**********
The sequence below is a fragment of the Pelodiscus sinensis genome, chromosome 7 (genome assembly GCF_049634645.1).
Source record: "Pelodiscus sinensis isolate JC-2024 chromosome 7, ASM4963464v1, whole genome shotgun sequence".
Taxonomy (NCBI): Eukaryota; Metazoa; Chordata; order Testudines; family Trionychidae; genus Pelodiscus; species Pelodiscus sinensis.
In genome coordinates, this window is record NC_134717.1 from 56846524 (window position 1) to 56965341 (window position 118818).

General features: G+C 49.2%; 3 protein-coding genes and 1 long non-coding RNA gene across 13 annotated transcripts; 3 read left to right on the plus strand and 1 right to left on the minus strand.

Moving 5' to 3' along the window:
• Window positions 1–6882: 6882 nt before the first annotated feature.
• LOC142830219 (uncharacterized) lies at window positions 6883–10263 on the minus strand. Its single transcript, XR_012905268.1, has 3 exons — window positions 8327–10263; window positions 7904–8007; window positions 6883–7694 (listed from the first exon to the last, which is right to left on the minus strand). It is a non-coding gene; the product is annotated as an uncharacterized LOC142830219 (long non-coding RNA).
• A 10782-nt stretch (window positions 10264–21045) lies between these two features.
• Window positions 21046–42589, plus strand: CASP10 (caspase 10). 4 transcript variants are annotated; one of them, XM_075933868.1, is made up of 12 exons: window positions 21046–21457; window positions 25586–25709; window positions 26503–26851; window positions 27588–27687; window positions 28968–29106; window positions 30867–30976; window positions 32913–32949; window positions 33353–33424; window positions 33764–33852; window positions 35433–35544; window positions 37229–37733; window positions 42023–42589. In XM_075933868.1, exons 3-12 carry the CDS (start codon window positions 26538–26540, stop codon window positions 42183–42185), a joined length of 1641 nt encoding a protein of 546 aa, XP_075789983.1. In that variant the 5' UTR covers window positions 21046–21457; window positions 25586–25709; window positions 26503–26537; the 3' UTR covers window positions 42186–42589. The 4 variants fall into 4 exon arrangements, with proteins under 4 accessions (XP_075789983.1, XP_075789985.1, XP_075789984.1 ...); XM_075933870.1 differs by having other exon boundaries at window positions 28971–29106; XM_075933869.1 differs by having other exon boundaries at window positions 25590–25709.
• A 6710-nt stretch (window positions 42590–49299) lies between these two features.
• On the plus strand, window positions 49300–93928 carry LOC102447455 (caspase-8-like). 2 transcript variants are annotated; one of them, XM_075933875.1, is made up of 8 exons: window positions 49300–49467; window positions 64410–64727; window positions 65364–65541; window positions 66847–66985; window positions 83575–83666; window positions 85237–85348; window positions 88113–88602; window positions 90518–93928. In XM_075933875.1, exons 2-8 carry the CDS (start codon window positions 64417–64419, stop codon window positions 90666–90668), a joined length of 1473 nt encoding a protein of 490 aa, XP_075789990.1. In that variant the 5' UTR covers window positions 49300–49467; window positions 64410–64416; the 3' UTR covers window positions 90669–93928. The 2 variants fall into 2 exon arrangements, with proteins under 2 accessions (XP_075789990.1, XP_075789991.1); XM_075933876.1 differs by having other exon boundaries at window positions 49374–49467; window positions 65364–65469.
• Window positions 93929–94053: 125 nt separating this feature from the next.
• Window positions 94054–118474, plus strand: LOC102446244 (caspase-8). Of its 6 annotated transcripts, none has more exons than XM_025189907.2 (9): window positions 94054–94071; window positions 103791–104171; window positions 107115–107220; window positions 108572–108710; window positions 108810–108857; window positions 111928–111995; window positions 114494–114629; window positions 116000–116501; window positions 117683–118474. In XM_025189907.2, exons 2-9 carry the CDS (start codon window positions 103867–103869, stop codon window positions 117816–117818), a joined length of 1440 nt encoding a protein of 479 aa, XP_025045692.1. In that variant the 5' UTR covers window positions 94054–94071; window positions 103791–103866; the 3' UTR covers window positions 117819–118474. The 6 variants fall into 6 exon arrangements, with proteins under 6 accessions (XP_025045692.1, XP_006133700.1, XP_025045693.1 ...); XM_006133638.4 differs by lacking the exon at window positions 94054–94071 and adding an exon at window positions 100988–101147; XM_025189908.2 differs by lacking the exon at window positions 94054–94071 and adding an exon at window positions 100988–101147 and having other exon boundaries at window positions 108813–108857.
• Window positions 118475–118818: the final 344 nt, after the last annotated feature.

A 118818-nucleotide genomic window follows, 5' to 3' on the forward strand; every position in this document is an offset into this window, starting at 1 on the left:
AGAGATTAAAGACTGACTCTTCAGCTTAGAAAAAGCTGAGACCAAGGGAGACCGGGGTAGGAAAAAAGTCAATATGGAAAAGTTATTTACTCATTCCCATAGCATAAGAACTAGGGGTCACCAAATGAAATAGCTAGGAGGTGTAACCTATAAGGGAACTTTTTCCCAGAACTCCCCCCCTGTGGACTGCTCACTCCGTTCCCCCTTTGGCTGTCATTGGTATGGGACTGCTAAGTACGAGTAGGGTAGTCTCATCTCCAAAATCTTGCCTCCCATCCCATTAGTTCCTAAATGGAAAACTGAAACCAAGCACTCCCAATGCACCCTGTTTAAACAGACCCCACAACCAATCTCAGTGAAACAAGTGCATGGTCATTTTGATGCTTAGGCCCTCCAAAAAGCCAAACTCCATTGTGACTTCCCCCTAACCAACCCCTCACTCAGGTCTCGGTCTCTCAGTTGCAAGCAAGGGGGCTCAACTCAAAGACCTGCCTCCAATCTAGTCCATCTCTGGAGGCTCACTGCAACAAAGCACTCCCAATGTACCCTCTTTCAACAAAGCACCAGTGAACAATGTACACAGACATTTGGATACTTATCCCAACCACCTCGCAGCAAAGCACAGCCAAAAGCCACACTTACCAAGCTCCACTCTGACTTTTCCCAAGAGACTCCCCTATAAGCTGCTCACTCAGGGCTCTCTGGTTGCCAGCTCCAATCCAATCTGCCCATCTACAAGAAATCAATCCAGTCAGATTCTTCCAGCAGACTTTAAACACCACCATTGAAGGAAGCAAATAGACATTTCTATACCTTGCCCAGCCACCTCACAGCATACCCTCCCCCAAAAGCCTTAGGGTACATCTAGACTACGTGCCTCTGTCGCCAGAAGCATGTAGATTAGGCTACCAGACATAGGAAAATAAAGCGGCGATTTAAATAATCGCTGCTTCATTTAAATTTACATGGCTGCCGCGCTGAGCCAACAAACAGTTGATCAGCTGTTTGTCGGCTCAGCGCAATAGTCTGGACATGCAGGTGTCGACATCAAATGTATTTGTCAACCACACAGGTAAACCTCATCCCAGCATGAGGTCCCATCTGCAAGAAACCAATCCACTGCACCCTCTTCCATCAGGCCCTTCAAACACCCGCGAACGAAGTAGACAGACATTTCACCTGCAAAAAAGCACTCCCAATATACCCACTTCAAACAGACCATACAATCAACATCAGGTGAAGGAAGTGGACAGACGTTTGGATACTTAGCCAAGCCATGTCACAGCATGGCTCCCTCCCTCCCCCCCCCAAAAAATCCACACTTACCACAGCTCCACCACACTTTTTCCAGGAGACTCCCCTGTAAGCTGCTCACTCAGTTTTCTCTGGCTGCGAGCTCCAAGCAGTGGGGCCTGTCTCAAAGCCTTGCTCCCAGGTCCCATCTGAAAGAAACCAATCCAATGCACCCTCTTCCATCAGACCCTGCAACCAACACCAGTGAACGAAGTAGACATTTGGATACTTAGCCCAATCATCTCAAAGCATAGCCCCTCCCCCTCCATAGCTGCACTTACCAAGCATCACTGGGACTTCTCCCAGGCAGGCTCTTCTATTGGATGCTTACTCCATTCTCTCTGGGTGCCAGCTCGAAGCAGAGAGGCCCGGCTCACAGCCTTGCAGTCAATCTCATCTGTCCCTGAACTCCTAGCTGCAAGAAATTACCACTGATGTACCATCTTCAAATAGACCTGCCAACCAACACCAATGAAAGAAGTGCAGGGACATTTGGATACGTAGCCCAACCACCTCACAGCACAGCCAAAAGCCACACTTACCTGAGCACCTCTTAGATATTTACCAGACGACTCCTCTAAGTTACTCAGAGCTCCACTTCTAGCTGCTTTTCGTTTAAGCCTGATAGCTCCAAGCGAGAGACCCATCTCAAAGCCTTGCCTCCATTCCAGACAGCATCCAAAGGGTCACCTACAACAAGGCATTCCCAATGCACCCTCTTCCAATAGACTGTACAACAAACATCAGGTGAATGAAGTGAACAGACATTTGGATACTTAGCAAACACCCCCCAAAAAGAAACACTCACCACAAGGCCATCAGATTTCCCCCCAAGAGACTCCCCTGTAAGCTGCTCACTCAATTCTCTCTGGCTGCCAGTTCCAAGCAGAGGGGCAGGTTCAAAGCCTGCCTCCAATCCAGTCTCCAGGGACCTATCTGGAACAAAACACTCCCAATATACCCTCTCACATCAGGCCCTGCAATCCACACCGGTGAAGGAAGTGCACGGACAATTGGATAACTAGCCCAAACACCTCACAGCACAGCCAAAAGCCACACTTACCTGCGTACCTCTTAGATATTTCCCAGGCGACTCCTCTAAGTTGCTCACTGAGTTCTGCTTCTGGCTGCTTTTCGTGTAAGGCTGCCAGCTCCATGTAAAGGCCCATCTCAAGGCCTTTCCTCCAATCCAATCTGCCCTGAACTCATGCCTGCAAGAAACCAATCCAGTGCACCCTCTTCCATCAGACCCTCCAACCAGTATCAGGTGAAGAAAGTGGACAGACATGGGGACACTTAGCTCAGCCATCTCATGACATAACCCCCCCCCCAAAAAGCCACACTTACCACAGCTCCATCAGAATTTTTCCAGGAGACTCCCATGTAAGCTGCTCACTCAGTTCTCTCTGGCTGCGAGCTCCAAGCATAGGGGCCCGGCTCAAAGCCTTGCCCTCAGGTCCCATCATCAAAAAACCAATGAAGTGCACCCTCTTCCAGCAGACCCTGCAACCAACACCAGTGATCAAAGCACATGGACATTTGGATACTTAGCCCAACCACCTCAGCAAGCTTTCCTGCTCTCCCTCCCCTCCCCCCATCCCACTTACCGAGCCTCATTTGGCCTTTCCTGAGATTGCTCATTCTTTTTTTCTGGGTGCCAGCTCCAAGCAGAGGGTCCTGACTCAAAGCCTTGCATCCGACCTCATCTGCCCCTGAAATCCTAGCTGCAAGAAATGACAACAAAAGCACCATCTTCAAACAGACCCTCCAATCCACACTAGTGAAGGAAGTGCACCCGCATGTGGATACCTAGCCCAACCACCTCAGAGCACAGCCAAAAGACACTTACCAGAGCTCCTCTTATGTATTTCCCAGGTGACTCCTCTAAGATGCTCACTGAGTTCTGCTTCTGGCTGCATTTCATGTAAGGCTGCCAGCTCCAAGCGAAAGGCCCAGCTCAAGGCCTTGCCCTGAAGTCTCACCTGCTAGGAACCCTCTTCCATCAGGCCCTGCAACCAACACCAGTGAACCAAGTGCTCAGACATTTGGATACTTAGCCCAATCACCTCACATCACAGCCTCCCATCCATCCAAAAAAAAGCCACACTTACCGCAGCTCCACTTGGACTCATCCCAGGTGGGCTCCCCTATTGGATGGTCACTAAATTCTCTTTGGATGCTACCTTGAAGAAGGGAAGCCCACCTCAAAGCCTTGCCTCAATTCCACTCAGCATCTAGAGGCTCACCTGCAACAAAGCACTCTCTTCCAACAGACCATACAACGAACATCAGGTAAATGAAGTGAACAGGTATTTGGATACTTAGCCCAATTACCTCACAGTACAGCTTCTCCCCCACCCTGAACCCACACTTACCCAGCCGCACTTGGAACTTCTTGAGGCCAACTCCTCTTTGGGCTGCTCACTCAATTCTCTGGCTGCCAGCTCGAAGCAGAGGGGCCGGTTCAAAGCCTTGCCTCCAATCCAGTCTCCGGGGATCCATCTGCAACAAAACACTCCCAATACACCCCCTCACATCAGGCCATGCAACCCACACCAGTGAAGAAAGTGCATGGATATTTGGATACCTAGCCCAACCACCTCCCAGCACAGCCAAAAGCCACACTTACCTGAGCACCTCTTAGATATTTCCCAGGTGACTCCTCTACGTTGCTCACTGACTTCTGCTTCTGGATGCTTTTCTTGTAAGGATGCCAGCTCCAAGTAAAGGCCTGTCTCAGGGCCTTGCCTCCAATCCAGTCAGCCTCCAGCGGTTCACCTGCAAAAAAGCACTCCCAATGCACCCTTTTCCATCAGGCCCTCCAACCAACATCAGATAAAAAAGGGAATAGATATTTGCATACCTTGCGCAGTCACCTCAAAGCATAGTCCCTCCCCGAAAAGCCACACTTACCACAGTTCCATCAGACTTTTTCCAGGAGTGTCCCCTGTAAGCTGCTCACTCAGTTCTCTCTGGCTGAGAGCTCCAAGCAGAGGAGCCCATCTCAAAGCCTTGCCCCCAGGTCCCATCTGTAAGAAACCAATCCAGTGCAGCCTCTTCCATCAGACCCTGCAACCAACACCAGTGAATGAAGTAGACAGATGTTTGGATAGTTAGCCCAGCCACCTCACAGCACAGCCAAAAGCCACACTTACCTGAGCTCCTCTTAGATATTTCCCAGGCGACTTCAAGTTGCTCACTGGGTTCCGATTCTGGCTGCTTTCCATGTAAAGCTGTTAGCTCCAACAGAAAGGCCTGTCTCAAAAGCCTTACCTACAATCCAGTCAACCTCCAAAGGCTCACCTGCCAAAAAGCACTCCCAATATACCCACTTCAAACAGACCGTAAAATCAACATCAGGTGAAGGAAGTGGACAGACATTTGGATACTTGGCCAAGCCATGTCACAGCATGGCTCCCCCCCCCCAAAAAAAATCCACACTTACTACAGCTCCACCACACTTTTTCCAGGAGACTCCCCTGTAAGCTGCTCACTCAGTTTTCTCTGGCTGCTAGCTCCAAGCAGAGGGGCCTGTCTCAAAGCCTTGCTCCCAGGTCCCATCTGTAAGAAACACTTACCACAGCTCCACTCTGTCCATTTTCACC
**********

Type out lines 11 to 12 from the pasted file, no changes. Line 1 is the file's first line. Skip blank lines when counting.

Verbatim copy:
• A 6710-nt stretch (window positions 42590–49299) lies between these two features.
• On the plus strand, window positions 49300–93928 carry LOC102447455 (caspase-8-like). 2 transcript variants are annotated; one of them, XM_075933875.1, is made up of 8 exons: window positions 49300–49467; window positions 64410–64727; window positions 65364–65541; window positions 66847–66985; window positions 83575–83666; window positions 85237–85348; window positions 88113–88602; window positions 90518–93928. In XM_075933875.1, exons 2-8 carry the CDS (start codon window positions 64417–64419, stop codon window positions 90666–90668), a joined length of 1473 nt encoding a protein of 490 aa, XP_075789990.1. In that variant the 5' UTR covers window positions 49300–49467; window positions 64410–64416; the 3' UTR covers window positions 90669–93928. The 2 variants fall into 2 exon arrangements, with proteins under 2 accessions (XP_075789990.1, XP_075789991.1); XM_075933876.1 differs by having other exon boundaries at window positions 49374–49467; window positions 65364–65469.